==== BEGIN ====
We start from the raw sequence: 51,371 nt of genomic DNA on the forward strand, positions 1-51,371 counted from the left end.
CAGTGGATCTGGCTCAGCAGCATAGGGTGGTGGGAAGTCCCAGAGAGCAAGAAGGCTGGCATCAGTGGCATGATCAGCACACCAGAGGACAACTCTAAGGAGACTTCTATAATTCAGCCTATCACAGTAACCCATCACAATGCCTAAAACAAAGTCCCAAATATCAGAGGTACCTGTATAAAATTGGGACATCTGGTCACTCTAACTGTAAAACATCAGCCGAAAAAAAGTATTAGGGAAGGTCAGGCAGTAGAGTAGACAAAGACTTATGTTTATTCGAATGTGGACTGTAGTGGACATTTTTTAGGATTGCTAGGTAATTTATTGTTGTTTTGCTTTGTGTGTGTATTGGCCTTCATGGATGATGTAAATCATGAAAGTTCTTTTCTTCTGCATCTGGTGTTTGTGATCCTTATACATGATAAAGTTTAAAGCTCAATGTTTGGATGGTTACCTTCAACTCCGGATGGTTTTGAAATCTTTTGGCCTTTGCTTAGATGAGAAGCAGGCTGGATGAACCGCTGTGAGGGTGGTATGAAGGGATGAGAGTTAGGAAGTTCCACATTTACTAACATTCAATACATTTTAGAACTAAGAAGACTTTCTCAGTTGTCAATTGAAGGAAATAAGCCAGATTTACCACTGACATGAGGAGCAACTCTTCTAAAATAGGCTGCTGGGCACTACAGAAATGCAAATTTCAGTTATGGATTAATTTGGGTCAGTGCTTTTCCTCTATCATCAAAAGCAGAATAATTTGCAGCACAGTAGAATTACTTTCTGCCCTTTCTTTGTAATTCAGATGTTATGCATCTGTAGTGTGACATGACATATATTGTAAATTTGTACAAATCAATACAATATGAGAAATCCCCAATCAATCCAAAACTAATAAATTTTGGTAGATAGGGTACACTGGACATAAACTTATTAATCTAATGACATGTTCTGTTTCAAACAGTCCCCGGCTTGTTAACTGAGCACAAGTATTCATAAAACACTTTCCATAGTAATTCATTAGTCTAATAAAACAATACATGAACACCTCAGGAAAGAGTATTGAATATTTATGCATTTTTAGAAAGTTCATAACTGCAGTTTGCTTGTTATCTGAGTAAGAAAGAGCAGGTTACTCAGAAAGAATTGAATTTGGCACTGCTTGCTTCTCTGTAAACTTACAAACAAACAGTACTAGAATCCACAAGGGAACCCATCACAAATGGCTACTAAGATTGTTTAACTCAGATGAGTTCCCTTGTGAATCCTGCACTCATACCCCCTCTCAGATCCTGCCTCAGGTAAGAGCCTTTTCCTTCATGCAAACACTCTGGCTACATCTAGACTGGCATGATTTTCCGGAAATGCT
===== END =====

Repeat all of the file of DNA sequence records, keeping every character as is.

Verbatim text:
We start from the raw sequence: 51,371 nt of genomic DNA on the forward strand, positions 1-51,371 counted from the left end.
CAGTGGATCTGGCTCAGCAGCATAGGGTGGTGGGAAGTCCCAGAGAGCAAGAAGGCTGGCATCAGTGGCATGATCAGCACACCAGAGGACAACTCTAAGGAGACTTCTATAATTCAGCCTATCACAGTAACCCATCACAATGCCTAAAACAAAGTCCCAAATATCAGAGGTACCTGTATAAAATTGGGACATCTGGTCACTCTAACTGTAAAACATCAGCCGAAAAAAAGTATTAGGGAAGGTCAGGCAGTAGAGTAGACAAAGACTTATGTTTATTCGAATGTGGACTGTAGTGGACATTTTTTAGGATTGCTAGGTAATTTATTGTTGTTTTGCTTTGTGTGTGTATTGGCCTTCATGGATGATGTAAATCATGAAAGTTCTTTTCTTCTGCATCTGGTGTTTGTGATCCTTATACATGATAAAGTTTAAAGCTCAATGTTTGGATGGTTACCTTCAACTCCGGATGGTTTTGAAATCTTTTGGCCTTTGCTTAGATGAGAAGCAGGCTGGATGAACCGCTGTGAGGGTGGTATGAAGGGATGAGAGTTAGGAAGTTCCACATTTACTAACATTCAATACATTTTAGAACTAAGAAGACTTTCTCAGTTGTCAATTGAAGGAAATAAGCCAGATTTACCACTGACATGAGGAGCAACTCTTCTAAAATAGGCTGCTGGGCACTACAGAAATGCAAATTTCAGTTATGGATTAATTTGGGTCAGTGCTTTTCCTCTATCATCAAAAGCAGAATAATTTGCAGCACAGTAGAATTACTTTCTGCCCTTTCTTTGTAATTCAGATGTTATGCATCTGTAGTGTGACATGACATATATTGTAAATTTGTACAAATCAATACAATATGAGAAATCCCCAATCAATCCAAAACTAATAAATTTTGGTAGATAGGGTACACTGGACATAAACTTATTAATCTAATGACATGTTCTGTTTCAAACAGTCCCCGGCTTGTTAACTGAGCACAAGTATTCATAAAACACTTTCCATAGTAATTCATTAGTCTAATAAAACAATACATGAACACCTCAGGAAAGAGTATTGAATATTTATGCATTTTTAGAAAGTTCATAACTGCAGTTTGCTTGTTATCTGAGTAAGAAAGAGCAGGTTACTCAGAAAGAATTGAATTTGGCACTGCTTGCTTCTCTGTAAACTTACAAACAAACAGTACTAGAATCCACAAGGGAACCCATCACAAATGGCTACTAAGATTGTTTAACTCAGATGAGTTCCCTTGTGAATCCTGCACTCATACCCCCTCTCAGATCCTGCCTCAGGTAAGAGCCTTTTCCTTCATGCAAACACTCTGGCTACATCTAGACTGGCATGATTTTCCGGAAATGCT